The GuardianThe Guardian

Last orders: How we fell out of love with alcohol

By Michael Segalov

15 Jan 2023 · 11 min read

Editor's Note

With an increasing number of young people choosing sobriety, The Guardian asks what society would look like without alcohol and explains some of the benefits.

Cheers and mazel tov! We’ve made it halfway through January. Yes, our bodies endured a pounding through the festive frivolities, but through that excruciating cumulative hangover we somehow survived. Our recycling bins have been collected, those bottles of bubbly out of sight and mind. New-year-new-me resolutions can now be abandoned. Anyone fancy a pint?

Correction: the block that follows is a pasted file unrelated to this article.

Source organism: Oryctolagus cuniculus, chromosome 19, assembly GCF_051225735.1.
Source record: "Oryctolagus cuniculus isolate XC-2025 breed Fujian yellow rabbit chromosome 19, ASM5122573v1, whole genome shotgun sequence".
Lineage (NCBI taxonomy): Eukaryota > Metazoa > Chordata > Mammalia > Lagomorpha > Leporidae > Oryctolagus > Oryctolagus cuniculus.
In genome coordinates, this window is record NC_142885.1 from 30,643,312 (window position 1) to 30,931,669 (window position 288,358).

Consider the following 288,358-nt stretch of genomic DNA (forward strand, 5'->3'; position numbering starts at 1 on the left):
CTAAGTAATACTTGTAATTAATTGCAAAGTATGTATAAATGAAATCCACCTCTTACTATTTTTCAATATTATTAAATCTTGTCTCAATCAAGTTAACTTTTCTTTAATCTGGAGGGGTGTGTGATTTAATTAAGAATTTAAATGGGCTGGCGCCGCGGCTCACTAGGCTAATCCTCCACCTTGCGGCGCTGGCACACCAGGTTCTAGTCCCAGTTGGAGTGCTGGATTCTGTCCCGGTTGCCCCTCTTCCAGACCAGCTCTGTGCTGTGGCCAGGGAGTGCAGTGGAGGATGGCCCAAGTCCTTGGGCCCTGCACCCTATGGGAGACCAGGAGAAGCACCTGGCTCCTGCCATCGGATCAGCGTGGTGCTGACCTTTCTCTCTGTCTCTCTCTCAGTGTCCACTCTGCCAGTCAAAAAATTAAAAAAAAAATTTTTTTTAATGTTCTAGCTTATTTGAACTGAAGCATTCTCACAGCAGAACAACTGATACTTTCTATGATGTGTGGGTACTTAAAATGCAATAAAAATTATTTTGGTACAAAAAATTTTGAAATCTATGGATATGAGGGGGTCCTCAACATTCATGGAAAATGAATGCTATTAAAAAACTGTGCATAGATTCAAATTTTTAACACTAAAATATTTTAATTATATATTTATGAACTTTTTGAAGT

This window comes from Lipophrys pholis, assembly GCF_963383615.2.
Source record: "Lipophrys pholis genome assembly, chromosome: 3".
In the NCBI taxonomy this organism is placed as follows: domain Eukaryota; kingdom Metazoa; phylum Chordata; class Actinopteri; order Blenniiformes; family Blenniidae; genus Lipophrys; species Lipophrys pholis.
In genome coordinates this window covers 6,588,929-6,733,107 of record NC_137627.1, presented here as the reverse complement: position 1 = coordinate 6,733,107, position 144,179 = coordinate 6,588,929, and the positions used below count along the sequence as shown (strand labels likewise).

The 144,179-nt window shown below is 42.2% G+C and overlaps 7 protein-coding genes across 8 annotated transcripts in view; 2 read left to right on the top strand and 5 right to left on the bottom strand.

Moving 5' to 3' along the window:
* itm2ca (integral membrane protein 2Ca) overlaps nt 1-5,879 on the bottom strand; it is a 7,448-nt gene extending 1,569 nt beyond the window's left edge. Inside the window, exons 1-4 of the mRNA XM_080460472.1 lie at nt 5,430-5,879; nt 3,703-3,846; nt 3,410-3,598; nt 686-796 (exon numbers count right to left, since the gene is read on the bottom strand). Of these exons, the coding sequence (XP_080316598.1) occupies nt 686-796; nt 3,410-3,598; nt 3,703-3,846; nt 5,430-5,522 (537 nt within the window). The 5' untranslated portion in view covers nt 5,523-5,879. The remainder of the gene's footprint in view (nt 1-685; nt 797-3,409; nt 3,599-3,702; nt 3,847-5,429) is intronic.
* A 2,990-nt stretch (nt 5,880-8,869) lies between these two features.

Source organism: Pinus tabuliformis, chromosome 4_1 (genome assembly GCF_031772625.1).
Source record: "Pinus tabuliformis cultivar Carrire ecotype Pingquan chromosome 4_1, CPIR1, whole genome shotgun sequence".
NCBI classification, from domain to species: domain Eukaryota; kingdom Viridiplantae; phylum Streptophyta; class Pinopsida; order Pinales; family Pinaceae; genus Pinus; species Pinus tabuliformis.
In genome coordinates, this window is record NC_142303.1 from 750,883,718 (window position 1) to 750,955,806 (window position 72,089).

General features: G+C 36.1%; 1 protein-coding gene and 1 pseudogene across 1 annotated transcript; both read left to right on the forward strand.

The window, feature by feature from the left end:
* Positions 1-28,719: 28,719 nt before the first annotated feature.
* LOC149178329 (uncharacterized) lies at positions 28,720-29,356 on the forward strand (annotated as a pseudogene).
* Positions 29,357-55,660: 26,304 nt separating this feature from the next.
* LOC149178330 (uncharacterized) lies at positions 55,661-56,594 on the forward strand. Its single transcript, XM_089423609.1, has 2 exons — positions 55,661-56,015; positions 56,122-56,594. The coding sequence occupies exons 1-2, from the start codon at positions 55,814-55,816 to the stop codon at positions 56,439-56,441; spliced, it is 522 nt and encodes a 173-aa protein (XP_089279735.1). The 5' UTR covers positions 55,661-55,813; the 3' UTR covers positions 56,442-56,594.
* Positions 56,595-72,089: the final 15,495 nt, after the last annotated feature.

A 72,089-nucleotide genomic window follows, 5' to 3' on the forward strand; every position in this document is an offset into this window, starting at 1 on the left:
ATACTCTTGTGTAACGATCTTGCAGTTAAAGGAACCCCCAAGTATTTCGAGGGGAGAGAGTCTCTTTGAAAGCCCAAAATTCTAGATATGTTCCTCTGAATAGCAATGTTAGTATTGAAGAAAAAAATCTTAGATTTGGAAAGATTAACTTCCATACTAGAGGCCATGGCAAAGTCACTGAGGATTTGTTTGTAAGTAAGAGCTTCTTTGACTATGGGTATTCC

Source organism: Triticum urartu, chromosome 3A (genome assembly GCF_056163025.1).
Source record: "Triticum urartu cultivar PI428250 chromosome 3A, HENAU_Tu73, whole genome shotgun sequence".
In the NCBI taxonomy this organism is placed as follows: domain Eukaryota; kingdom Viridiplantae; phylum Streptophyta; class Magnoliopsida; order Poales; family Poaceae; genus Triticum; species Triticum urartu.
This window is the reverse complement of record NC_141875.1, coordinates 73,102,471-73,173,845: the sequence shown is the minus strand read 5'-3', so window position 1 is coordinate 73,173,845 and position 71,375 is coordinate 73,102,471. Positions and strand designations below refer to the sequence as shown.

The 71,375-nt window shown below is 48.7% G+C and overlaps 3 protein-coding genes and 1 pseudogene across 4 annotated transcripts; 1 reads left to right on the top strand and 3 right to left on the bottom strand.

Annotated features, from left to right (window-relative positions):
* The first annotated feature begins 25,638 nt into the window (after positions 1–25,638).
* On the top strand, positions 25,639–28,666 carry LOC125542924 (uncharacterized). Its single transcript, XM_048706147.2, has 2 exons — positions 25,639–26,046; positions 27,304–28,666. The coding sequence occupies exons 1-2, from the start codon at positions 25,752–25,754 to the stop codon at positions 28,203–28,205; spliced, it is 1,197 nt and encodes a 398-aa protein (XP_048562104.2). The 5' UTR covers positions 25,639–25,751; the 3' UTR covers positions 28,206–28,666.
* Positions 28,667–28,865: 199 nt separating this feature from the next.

Or this year, does another round feel less appealing? You’re far from alone if, in 2023, you’re considering calling time once and for all. Welcome to the era of the sober-curious; the apparently ever-growing movement of people exploring what life could look like alcohol-free. Among young Brits, the numbers look irrefutable: between 2002 and 2019, the proportion of 16- to 24-year-olds in England who reported monthly drinking fell from 67% to 41%. And while the stats don’t show older adults putting down the plonk on a permanent basis, something is shifting. According to Dry January’s organisers, this year one in six UK adults who drink alcohol are attempting to participate. Alcohol-free beers were once a fringe choice; today they’re found nationwide on supermarket shelves. No longer do 0% orders come with a side of pregnancy questions or bemused stares.

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